By Lupe A. Flores The Pan American Despite a predominantly Judeo-Christian spirit blanketing the United States, some organizations on college campuses find themselves composed of student ministries with a mission to recruit others into their respective denominations. The goal for some is inclusion. At The University of Texas-Pan American there are cultural organizations – albeit a few – that serve as a Mecca for inter-religious activity that to some may seem an irregularity. Among the 19 organizations listed as “religious” with the Office of Student Development, only two are of a different faith than Christianity. However, some, like the Muslim Student Association, have become inactive due to little or no student participation, according to Jorge Zamora, coordinator of student development. But this is not necessarily a referendum on the faith itself. “That’s the main reason why we find ourselves with such a small number of these (clubs),” he said. “The demand gets lost, not necessarily the interest.” Cultural organizations on campus have fallen victim to the problem of inactivity. Exactly seven of the 11 listed with the OSD have been inactive as of February 2010, according to its Website. Six of the organizations cater to black, Asian and Indian students while the remaining five are mainly MexicanAmerican-influenced, like Cosecha Voices. The Indian Culture Association is an active club that suits diverse tastes. Spirituality usually lies within culture and for ICA, founded seven years ago, the culture of spirituality isn’t necessarily monotheistic or even theistic, for that matter. “There are students who practice Sikhism and Jainism, religions that are of high practice in India,” said President Sherley Edinbarough, 20. “There are also students who practice no religion and are of an atheist or deist nature.” Paradoxically, there are students involved in ICA who do practice Christianity and its various branches like Catholicism, Protestantism and Baptism. In India, where the population surpasses one billion, there are an estimated 25 million practicing Christians, less than 5 percent of its population. In 2008, The New York Times published an article highlighting atrocities perpetrated against Indian-Christians, who were forced by a sector of Hindu extremists to break away from the faith and convert, or be sent into exile. Since the nation’s founding in 1947 there has existed conflict between competing communities in the region - where different religions reign, the most recent involving predominantly Muslim Kashmir in the middle of an autonomy battle between India and neighboring Pakistan, a nation looked upon with skepticism by the former because of its Islamic practices.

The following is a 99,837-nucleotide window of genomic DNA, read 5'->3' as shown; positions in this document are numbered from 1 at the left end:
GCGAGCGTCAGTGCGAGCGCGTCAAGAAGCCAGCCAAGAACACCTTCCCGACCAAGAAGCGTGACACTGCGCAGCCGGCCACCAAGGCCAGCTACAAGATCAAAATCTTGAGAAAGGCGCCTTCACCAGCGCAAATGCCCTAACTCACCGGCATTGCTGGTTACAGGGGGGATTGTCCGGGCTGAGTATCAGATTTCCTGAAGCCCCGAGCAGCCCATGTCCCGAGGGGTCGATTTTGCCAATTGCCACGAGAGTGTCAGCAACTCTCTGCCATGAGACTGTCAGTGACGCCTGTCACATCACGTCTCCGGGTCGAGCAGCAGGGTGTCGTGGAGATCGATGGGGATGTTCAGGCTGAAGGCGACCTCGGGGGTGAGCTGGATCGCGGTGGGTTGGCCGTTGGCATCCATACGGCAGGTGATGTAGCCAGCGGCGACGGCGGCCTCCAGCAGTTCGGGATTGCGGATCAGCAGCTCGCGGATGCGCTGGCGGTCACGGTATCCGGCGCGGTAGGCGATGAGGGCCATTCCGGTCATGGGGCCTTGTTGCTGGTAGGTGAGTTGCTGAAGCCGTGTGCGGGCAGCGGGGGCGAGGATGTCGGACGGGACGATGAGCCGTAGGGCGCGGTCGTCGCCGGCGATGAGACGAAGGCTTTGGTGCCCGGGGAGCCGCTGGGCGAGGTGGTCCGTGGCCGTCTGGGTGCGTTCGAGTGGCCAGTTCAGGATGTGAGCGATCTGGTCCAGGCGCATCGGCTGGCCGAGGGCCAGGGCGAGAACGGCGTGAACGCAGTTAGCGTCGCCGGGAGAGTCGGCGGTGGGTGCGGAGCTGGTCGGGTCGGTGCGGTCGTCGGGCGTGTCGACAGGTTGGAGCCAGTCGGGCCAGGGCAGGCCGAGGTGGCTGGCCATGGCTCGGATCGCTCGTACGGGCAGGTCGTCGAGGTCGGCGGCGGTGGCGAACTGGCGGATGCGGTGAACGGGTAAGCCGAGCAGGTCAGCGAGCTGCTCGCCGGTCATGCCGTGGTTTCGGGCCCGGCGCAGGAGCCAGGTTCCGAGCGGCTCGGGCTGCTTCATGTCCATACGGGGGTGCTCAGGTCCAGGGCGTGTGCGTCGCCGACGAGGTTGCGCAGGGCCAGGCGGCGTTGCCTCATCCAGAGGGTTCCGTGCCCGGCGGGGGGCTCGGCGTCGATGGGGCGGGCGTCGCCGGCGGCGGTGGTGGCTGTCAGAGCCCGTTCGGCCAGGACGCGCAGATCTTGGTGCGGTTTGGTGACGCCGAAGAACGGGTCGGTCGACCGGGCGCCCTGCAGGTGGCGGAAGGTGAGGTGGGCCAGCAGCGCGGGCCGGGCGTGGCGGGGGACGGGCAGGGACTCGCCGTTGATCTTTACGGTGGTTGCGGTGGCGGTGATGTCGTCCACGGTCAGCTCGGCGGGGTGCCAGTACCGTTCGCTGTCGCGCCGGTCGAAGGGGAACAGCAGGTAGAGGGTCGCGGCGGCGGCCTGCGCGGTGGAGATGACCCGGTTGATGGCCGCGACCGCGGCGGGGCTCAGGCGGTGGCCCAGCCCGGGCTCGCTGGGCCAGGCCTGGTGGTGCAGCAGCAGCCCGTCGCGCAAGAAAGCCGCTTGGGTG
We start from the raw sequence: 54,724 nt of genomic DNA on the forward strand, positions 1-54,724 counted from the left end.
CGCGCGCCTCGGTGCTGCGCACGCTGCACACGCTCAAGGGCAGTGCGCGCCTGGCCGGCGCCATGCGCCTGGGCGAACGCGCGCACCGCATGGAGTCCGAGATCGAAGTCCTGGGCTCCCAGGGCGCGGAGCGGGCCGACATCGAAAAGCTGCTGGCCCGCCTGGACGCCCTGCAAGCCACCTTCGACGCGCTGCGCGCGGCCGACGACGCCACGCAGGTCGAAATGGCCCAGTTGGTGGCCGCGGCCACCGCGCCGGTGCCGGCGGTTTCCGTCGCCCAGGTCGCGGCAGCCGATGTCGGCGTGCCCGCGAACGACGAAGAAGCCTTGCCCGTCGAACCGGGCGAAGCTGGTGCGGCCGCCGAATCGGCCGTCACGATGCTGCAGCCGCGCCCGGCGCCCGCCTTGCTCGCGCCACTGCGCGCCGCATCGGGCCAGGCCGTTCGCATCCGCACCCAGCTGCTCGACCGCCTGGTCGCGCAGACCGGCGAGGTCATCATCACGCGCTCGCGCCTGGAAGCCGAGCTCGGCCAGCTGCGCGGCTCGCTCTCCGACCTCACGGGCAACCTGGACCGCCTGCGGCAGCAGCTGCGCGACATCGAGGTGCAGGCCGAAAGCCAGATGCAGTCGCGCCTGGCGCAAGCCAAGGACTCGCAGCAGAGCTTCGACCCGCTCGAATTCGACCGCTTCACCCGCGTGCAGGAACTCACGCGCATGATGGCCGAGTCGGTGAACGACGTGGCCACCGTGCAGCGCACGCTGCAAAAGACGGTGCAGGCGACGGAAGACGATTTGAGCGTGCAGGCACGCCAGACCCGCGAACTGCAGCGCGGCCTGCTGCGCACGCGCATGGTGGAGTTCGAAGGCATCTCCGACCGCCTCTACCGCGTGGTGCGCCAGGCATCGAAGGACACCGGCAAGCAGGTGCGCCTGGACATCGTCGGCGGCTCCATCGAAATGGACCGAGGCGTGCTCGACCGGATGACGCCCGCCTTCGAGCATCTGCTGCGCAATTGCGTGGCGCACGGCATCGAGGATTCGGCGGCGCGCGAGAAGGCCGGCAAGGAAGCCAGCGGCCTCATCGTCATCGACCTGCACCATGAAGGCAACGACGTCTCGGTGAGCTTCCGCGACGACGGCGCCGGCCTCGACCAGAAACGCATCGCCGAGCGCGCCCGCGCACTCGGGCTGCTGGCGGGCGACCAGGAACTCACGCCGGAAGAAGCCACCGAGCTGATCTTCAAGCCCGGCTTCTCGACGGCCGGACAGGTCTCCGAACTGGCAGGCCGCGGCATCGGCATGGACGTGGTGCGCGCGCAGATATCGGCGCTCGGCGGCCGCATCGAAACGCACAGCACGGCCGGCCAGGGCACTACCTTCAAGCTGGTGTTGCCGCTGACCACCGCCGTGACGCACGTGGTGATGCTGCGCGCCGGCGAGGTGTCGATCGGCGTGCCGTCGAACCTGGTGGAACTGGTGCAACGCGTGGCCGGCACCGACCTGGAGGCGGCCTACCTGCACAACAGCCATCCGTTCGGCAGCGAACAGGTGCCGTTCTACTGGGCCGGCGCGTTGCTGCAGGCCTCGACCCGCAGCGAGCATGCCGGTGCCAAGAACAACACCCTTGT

Edinbarough, a Brownville native who’s been Christian-Catholic all her life, is determined to create greater awareness of the importance of having diverse belief systems on campus, especially in today’s highly globalized and digitized world. “In the world we live in now, we experience a greater chance for inter-religious and inter-cultural mingling,” the biology pre-med major said. “Thus it is crucial that one is open and receptive towards another’s differences and practices even if one doesn’t engage or necessarily agree with the other’s practice. “If we shut off something just because it is alien or doesn’t bode well with our current ideology,” she continued, “then it would be a world without growth.” INCLUSIVELY INDIAN Edinbarough said ICA’s mission is to promote awareness of Indian culture on campus through events such as dances, festivals, educational workshops and speakers. In April, the association had its annual Sahana Night, where members conduct an Indian fashion show displaying couture and dance styles. In September the group celebrated the Indian Harvest Festival or Onam Festival, where Indian foods are sampled and time is dedicated to helping students understand and appreciate the country. “Students of all backgrounds are invited to join. The only prerequisite is an interest in India’s cultural heritage,” Edinbarough said. In fact, that’s how she became involved, through personal interest. “I love the culture and its rich heritage, and I wanted to help carry on this cultural gift while enhancing my own life with it,” she said. Treasurer Nita Sharon Thomas, born in the Kingdom of Saudi Arabia and a native of Delhi, India, is one of the 30 members in the association. The 21-year-old pre-med biology major has been involved since she enrolled at UTPA in 2007. Before moving to the Rio Grande Valley at age 15 from New Delhi to attend P-SJ-A North High School in 2005, she attended